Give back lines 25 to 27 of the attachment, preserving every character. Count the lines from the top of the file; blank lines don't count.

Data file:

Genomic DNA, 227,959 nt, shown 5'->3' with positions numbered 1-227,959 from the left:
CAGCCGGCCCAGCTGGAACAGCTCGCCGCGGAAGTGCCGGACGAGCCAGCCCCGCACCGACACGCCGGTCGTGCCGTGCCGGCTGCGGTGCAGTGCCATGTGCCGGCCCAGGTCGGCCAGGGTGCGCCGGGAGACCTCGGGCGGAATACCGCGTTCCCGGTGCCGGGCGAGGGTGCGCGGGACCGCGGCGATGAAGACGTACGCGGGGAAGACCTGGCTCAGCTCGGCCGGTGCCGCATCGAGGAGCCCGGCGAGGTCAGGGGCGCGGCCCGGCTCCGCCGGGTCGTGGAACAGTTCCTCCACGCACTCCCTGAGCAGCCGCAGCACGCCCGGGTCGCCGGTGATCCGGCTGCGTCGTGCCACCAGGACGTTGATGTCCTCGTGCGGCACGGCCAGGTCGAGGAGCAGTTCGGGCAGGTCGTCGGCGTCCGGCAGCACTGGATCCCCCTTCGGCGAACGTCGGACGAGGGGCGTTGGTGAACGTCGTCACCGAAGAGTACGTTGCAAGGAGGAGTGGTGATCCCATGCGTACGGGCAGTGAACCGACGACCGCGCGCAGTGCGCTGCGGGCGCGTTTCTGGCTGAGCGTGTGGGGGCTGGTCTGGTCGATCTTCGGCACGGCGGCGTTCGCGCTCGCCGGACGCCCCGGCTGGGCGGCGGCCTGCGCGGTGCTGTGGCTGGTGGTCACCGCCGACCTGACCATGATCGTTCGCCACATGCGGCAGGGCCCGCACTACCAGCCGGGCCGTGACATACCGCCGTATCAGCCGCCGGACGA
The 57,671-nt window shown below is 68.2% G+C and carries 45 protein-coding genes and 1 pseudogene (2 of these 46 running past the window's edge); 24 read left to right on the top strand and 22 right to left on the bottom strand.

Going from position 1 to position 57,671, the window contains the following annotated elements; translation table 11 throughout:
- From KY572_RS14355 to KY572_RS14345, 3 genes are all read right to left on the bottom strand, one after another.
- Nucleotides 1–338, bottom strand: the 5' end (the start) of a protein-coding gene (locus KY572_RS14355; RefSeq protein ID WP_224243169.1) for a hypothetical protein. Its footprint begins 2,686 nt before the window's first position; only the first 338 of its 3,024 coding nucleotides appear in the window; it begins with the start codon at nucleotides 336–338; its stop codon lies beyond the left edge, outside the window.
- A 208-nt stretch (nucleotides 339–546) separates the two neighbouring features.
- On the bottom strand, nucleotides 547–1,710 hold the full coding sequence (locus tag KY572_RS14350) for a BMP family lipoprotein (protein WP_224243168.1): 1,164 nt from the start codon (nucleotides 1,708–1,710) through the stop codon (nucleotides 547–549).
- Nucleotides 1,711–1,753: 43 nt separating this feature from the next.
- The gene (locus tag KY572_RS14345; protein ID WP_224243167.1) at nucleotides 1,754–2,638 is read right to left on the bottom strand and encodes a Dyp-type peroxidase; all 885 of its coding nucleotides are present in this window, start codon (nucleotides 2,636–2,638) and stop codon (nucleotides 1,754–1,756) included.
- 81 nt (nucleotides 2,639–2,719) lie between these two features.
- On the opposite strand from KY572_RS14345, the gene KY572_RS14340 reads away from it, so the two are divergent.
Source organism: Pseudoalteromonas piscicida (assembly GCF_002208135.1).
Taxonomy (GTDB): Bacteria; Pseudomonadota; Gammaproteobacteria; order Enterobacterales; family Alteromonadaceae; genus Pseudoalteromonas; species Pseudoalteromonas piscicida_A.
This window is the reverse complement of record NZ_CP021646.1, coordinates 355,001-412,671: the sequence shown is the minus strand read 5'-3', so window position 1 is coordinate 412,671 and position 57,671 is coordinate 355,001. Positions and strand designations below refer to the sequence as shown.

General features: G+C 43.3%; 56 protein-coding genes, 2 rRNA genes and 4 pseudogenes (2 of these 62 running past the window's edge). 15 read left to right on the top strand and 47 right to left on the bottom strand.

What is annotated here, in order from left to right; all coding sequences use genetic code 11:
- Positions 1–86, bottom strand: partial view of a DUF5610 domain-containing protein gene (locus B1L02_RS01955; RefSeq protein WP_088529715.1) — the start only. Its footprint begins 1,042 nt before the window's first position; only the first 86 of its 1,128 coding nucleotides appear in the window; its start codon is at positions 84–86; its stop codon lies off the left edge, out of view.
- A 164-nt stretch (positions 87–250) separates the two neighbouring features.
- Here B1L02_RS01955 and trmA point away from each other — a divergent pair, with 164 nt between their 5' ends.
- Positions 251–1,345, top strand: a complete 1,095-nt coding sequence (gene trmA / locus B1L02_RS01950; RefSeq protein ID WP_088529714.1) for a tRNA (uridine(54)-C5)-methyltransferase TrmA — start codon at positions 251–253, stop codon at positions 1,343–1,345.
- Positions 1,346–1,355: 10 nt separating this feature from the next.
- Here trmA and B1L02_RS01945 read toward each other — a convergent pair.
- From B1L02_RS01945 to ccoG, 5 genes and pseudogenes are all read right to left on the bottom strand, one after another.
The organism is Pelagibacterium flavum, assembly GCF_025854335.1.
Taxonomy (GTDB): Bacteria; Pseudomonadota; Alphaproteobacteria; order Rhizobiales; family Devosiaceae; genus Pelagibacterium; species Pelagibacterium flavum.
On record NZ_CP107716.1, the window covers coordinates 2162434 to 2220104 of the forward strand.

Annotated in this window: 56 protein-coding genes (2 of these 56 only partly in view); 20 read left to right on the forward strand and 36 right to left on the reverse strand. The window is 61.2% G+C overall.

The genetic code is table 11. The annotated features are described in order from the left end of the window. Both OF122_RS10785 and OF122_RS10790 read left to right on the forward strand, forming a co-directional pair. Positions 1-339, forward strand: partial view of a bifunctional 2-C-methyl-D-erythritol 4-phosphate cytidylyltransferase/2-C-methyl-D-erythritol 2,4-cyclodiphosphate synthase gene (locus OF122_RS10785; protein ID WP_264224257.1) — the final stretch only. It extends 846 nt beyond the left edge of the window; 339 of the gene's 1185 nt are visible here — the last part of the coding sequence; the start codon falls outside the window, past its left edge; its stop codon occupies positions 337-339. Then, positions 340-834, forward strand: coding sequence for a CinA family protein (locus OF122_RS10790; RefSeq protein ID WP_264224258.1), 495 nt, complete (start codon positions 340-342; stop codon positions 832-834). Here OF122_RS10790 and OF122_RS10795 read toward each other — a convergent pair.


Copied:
The organism is Pelagibacterium flavum, assembly GCF_025854335.1.
Taxonomy (GTDB): Bacteria; Pseudomonadota; Alphaproteobacteria; order Rhizobiales; family Devosiaceae; genus Pelagibacterium; species Pelagibacterium flavum.
On record NZ_CP107716.1, the window covers coordinates 2162434 to 2220104 of the forward strand.